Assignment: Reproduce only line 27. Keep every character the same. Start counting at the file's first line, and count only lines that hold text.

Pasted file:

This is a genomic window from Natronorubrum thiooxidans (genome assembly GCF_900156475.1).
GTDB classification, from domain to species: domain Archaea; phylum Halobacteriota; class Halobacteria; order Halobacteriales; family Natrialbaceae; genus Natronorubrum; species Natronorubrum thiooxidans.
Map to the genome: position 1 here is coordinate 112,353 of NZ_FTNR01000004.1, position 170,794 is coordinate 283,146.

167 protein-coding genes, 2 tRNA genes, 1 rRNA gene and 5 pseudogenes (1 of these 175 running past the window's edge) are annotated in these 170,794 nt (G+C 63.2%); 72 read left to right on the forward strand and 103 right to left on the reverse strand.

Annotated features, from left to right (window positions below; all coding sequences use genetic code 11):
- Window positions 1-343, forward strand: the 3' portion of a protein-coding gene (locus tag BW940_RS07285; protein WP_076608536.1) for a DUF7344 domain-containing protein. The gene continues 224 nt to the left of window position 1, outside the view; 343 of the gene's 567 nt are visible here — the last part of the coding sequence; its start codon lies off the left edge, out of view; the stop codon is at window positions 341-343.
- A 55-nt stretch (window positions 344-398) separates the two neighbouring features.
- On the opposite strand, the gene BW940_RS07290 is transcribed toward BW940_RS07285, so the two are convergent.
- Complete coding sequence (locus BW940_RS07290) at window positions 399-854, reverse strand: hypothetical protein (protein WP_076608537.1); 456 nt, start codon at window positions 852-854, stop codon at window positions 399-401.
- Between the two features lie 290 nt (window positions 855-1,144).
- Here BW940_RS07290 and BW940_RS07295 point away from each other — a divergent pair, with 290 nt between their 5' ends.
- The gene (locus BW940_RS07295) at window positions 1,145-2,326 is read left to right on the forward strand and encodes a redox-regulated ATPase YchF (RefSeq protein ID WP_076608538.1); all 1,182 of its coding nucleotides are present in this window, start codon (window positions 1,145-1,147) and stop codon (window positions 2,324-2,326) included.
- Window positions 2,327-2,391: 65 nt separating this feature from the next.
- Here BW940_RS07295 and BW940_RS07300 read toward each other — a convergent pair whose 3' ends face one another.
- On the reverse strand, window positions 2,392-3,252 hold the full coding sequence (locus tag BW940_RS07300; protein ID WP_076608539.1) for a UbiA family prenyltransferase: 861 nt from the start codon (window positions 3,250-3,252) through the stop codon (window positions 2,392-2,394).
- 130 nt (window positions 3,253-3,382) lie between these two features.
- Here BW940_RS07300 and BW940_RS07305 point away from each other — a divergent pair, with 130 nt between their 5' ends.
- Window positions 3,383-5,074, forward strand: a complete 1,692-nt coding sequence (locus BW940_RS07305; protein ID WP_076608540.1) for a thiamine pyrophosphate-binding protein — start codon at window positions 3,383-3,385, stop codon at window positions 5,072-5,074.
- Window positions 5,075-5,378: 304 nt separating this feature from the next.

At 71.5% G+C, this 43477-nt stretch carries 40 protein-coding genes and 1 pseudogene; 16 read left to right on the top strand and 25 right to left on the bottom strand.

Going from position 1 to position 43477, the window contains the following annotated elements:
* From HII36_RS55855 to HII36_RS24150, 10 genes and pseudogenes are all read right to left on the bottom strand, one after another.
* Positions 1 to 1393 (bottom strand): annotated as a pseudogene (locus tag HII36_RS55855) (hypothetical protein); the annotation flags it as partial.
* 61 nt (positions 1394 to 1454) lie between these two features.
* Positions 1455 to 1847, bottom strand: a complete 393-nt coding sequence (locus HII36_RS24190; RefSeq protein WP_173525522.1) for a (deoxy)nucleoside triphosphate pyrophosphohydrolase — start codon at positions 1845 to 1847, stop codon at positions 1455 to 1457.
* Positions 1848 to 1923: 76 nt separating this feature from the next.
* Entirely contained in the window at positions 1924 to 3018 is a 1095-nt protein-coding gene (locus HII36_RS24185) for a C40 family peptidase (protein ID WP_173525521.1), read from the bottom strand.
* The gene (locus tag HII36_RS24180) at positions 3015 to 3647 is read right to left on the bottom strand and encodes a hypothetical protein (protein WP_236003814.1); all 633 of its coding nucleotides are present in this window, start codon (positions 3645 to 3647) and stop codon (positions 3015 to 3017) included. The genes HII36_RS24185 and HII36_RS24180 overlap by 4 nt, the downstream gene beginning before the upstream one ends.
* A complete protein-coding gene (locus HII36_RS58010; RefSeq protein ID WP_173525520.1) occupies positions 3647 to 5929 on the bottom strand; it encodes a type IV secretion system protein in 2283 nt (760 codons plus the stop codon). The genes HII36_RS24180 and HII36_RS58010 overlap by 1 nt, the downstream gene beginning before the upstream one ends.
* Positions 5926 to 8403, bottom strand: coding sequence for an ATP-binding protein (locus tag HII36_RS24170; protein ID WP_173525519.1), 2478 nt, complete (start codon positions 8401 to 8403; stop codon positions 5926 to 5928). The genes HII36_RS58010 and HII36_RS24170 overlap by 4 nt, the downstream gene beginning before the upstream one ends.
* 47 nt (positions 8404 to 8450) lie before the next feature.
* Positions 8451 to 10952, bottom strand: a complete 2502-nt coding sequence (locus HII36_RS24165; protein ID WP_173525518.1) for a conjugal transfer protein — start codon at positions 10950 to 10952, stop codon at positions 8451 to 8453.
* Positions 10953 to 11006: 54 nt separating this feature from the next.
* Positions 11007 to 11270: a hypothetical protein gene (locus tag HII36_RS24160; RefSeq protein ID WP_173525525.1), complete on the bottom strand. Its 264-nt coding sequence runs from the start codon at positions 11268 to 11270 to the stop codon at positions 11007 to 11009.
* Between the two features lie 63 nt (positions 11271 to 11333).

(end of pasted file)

* Entirely contained in the window at positions 1924 to 3018 is a 1095-nt protein-coding gene (locus HII36_RS24185) for a C40 family peptidase (protein ID WP_173525521.1), read from the bottom strand.